consistently overwhelmed

I wonder how consistent we are in our relationship with the Father?  No one knows us more intimately than God.  I wonder how He would answer the question?  How consistent would He say we really are?

Isn’t consistency crucial in a relationship in order for the relationship to be strong?  Certainly there will be moments of struggle.  Times of failure.  But isn’t consistency paramount in any relationship?  And doesn’t the same principle apply to our relationship with God through Christ?

As a whole, are we consistent?  Are we growing spiritually?  Are we more and more faithful?  To our King?  To His Kingdom?  To His will?  Or is there somehow a disconnect?  In life and faith?  Between us and God?

“Compartmentalization” is the practice of separating life into individual compartments.  A dichotomy of life.  Dividing, separating life into compartments like you’d box up last night’s Ming’s Chinese take-out.  Being one person when around other Christians and another when around non-Christians.  A different person at home and with the family than at work or with friends or when all alone.  In compartmentalization the context dictates who we are in the moment.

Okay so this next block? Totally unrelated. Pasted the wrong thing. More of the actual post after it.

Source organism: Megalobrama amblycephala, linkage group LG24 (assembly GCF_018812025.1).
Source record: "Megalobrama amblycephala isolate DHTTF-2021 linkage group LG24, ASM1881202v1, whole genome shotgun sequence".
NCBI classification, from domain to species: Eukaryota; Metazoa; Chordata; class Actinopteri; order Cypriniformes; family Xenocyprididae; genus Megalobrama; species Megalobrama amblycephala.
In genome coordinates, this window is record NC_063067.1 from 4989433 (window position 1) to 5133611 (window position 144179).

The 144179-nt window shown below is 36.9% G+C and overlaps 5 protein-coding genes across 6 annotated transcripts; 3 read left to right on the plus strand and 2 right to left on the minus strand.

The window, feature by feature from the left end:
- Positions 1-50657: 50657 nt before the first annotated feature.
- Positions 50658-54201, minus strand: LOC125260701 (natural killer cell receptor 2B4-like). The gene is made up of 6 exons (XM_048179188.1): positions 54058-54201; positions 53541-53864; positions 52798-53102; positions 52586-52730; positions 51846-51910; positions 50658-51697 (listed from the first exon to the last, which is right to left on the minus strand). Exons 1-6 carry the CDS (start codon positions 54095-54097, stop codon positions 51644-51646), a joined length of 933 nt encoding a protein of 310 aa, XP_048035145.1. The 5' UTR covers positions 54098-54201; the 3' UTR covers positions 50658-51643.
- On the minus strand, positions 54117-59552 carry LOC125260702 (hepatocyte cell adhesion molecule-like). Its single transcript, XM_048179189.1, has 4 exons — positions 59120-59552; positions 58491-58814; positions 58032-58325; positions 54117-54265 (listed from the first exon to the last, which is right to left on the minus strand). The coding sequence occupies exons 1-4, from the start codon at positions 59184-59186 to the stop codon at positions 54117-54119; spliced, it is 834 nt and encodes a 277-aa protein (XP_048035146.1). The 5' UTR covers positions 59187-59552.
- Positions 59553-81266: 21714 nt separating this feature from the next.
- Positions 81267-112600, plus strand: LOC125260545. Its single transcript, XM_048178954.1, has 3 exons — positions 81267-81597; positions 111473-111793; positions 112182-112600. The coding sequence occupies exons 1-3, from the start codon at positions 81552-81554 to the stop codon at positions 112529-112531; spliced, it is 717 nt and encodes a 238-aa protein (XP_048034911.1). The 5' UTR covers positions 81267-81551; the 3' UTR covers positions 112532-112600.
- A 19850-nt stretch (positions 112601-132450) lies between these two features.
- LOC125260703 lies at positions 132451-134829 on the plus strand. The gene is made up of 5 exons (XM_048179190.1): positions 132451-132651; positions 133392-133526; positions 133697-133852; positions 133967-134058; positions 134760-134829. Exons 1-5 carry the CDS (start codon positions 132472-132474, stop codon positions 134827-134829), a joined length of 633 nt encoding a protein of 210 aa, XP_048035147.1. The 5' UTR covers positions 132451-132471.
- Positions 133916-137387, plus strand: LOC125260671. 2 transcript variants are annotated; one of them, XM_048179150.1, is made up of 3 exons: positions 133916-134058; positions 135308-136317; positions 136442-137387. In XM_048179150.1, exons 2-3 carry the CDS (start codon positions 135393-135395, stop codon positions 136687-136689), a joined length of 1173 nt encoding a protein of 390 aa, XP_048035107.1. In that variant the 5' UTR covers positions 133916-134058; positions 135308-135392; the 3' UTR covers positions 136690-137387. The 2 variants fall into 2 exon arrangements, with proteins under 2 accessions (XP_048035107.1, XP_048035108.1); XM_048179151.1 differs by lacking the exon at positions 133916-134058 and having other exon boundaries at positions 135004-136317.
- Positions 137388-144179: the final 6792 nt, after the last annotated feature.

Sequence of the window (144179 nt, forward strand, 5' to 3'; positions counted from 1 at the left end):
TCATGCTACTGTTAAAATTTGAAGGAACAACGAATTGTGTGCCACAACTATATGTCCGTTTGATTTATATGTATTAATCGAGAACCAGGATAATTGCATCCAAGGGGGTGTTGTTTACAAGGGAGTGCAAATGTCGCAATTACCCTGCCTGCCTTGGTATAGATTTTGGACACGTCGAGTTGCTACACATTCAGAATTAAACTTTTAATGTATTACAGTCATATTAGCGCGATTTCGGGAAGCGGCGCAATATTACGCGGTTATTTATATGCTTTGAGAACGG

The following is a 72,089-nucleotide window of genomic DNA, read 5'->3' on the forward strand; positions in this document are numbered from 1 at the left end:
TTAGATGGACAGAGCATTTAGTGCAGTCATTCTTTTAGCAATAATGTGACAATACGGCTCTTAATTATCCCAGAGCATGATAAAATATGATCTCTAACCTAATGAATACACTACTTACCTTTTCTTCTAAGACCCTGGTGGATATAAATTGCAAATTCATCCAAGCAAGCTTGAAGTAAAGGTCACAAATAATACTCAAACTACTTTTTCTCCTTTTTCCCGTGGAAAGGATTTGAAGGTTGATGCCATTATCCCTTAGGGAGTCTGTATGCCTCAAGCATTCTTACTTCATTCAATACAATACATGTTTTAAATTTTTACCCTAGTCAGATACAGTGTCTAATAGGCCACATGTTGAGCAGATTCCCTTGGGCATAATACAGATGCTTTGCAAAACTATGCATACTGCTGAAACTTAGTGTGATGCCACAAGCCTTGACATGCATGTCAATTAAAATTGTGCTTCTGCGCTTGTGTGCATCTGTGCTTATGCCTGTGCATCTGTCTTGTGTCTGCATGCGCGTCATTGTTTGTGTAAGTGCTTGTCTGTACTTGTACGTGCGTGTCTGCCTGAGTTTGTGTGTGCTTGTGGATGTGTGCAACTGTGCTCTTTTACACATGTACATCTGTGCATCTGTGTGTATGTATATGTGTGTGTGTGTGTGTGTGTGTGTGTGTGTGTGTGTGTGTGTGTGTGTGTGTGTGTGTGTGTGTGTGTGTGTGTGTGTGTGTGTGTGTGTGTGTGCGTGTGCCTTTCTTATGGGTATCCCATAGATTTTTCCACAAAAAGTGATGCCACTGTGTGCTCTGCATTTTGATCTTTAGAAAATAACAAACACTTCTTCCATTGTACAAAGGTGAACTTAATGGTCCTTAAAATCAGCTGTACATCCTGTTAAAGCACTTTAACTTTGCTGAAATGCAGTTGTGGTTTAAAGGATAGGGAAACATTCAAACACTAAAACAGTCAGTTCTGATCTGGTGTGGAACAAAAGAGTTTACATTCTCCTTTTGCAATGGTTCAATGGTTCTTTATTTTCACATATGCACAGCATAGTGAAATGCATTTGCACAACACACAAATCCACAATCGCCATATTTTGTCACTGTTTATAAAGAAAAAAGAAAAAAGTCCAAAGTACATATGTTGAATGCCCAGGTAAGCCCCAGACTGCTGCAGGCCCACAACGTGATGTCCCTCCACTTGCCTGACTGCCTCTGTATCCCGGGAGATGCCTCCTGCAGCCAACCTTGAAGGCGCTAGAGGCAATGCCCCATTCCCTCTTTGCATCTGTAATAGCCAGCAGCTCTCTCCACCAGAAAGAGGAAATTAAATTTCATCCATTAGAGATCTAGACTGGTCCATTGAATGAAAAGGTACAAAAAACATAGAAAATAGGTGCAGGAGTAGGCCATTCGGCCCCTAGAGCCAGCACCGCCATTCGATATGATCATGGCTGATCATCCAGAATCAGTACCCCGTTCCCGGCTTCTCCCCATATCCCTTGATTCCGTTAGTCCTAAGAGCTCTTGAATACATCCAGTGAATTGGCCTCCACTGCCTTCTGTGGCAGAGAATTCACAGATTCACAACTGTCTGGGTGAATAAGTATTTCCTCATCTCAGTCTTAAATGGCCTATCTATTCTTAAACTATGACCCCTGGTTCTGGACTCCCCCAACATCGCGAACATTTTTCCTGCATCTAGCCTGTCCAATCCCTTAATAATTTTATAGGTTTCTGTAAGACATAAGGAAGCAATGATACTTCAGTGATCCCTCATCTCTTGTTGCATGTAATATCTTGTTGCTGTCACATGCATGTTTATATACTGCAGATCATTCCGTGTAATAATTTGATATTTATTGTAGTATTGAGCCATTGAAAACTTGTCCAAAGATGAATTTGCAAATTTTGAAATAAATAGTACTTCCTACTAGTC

The compartmentalization of life is the antithesis of discipleship.  The equivalent of hypocrisy.  A far cry from living a life formed and shaped by Jesus.  When we attempt to compartmentalize life it is impossible to be consistent in our relationship with God.  Because we have no core sense of self.  We’ve lost who we are.  Because who we are fails to be definitively defined by Jesus.

In chapter 7 of the Gospel of Luke, the good doctor describes an event in Jesus’ ministry where our Savior is anointed by a woman who has lived a sinful life.  The woman is so grateful just to be in the Messiah’s presence that she is overwhelmed.  Christ looks within the heart.  Motives and willingness are evident to Jesus, no matter how things may appear to others.  The religiously pious and those with prideful hearts question Jesus.  But the woman is overwhelmed.  “Her many sins have been forgiven,” Jesus says, “Because she loved much.”  “But the one who has been forgiven little, loves little.”  The question out of this moment in Jesus’ life is not: “Have we been forgiven little or much?”  We’ve all been forgiven much.  The question is: “Are we overwhelmed that we live in the Savior’s presence?”

Only when we are defined by Christ will we see life with clarity.  Rather than the compartmentalization of life (allowing the context and situation to determine who we are and what we are about) we are called to assimilate life through a Christological lens, a Christ-focused lens.  Defined by and purposed by Jesus.  Striving toward faithfulness.  When we are and when we do, we will find that we are more and more consistent in our relationship with the One we call Lord.

Glory to God!

Jason

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